The average price of charging an electric car using a public rapid charge point has risen by more than a fifth since September, the RAC claims. The motoring organisation has started a new Charge Watch initiative to track the price of charging across the UK and inform consumers about the cost of topping up their electric car.
According to the data, the average price of charging on a pay-as-you go, non-subscription basis at a publicly accessible rapid charger in Great Britain has risen to 44.55p per kilowatt hour (kWh) since September. That’s an increase of 21 percent, or 7.81p per kWh, and it means the average cost of an 80-percent rapid charge for a 64 kWh battery has increased by £4 since September.
The Charge Watch figures also show it now costs an average of 10p per mile to charge at a rapid charger, up from 8p per mile last September. However, despite the increase, it’s still less than half the cost of filling a petrol-powered car, which now costs an average of 19p per mile – up from 15p per mile in September. Filling a diesel-powered car is even more expensive, with a cost per mile of almost 21p.
That said, the cost of charging at the most powerful chargers with an output of 100 kW or more is higher, albeit still cheaper than filling up with fossil fuel. With an average price of 50.97p per kWh, charging a 64 kWh battery to 80 percent now costs £26.10. That’s £48 cheaper than filling a petrol-powered car to the same level, but a typical petrol car will cover more miles for that money.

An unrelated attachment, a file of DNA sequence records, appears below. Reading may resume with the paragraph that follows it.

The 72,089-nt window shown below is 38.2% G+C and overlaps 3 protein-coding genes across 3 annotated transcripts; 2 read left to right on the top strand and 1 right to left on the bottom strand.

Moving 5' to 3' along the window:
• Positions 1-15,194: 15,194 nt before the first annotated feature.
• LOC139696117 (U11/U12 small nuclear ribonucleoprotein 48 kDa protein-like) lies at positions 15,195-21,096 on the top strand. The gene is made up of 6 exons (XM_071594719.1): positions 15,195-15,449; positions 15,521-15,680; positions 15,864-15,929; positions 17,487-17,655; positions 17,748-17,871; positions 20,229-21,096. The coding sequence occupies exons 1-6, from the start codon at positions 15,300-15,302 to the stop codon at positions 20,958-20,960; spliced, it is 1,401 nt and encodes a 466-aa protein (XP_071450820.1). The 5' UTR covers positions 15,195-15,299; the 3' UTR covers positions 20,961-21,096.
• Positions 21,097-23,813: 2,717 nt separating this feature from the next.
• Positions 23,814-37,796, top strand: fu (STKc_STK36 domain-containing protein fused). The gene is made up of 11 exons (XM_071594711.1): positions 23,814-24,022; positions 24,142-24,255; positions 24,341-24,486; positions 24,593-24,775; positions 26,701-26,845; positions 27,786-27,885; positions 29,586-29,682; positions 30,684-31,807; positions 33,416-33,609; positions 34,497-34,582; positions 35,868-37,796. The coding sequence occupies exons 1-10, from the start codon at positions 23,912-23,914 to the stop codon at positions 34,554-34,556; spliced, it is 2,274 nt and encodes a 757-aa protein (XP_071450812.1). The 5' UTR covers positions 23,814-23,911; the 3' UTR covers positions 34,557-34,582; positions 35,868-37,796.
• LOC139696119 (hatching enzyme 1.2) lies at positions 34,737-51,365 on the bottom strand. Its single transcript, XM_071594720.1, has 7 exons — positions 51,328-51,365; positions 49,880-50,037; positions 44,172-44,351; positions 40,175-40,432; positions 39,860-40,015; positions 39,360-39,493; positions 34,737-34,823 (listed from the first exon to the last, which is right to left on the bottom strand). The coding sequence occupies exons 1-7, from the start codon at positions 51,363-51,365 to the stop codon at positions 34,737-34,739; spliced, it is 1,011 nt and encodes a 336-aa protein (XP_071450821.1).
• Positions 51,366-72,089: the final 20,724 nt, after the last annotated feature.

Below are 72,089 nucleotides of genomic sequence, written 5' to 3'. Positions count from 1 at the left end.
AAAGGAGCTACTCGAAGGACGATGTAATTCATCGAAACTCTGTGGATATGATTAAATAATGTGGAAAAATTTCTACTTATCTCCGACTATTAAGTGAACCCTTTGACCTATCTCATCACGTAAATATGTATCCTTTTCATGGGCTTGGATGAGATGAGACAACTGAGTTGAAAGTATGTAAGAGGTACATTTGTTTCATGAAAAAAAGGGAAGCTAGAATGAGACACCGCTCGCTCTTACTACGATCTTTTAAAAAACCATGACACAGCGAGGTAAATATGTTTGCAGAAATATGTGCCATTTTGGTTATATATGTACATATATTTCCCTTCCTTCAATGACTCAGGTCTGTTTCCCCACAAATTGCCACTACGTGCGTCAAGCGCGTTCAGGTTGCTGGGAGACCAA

According to the RAC, the price increases are explained by the rises in the cost of electricity, which has been driven by the rising price of gas. With a notable proportion of UK electricity generated by gas-fired power stations, a doubling in the cost of gas between September 2021 and the end of March 2022 saw electricity prices increase by 65 percent over the same period.
“Just as the price that drivers of petrol and diesel cars pay to fill up at the pumps is driven by fluctuations in the world oil price, those in electric cars are affected by gas and electricity prices,” said RAC spokesperson Simon Williams. “But while electric car drivers may not be immune from the rocketing price of wholesale energy – most notably gas, which in turn dictates the cost of electricity – there’s no doubting that charging an EV still represents excellent value for money compared to filling up a petrol or diesel car.
“Unsurprisingly, our analysis shows that the quickest places to charge are also the most expensive with ultra-rapid chargers costing on average 14 percent more to use than rapid chargers. For drivers in a hurry, or travelling a long distance, paying this premium might well be worth it with the very fastest chargers capable of almost completely replenishing an electric car’s battery in a matter of minutes.
“Having said that, the most affordable way of charging an electric car isn’t at a public charger – it’s from home, where overnight electricity rates can be much lower than their public charger counterparts.”